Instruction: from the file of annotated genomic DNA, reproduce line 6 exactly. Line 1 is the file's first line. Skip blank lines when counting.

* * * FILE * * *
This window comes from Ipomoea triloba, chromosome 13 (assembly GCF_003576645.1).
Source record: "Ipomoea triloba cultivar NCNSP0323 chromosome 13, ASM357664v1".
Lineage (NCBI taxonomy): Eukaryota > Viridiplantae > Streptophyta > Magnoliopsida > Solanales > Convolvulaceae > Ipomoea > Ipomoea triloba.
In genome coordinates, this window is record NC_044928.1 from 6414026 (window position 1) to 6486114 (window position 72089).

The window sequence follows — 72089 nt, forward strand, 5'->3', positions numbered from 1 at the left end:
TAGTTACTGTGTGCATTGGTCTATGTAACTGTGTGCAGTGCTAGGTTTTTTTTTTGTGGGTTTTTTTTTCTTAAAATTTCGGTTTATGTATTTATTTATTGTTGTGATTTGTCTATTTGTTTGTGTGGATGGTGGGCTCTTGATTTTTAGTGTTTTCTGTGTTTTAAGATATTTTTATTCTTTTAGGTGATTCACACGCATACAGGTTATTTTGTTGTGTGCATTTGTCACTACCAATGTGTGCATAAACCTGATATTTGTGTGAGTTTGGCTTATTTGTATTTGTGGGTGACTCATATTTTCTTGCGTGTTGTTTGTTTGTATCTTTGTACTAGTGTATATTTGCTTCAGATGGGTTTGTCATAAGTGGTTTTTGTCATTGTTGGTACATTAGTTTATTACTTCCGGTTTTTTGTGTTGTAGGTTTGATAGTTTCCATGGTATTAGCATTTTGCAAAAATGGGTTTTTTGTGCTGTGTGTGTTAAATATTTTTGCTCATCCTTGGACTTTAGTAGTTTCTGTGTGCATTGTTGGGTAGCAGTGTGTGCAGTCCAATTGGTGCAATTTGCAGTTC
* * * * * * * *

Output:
TAGTTACTGTGTGCATTGGTCTATGTAACTGTGTGCAGTGCTAGGTTTTTTTTTTGTGGGTTTTTTTTTCTTAAAATTTCGGTTTATGTATTTATTTATTGTTGTGATTTGTCTATTTGTTTGTGTGGATGGTGGGCTCTTGATTTTTAGTGTTTTCTGTGTTTTAAGATATTTTTATTCTTTTAGGTGATTCACACGCATACAGGTTATTTTGTTGTGTGCATTTGTCACTACCAATGTGTGCATAAACCTGATATTTGTGTGAGTTTGGCTTATTTGTATTTGTGGGTGACTCATATTTTCTTGCGTGTTGTTTGTTTGTATCTTTGTACTAGTGTATATTTGCTTCAGATGGGTTTGTCATAAGTGGTTTTTGTCATTGTTGGTACATTAGTTTATTACTTCCGGTTTTTTGTGTTGTAGGTTTGATAGTTTCCATGGTATTAGCATTTTGCAAAAATGGGTTTTTTGTGCTGTGTGTGTTAAATATTTTTGCTCATCCTTGGACTTTAGTAGTTTCTGTGTGCATTGTTGGGTAGCAGTGTGTGCAGTCCAATTGGTGCAATTTGCAGTTC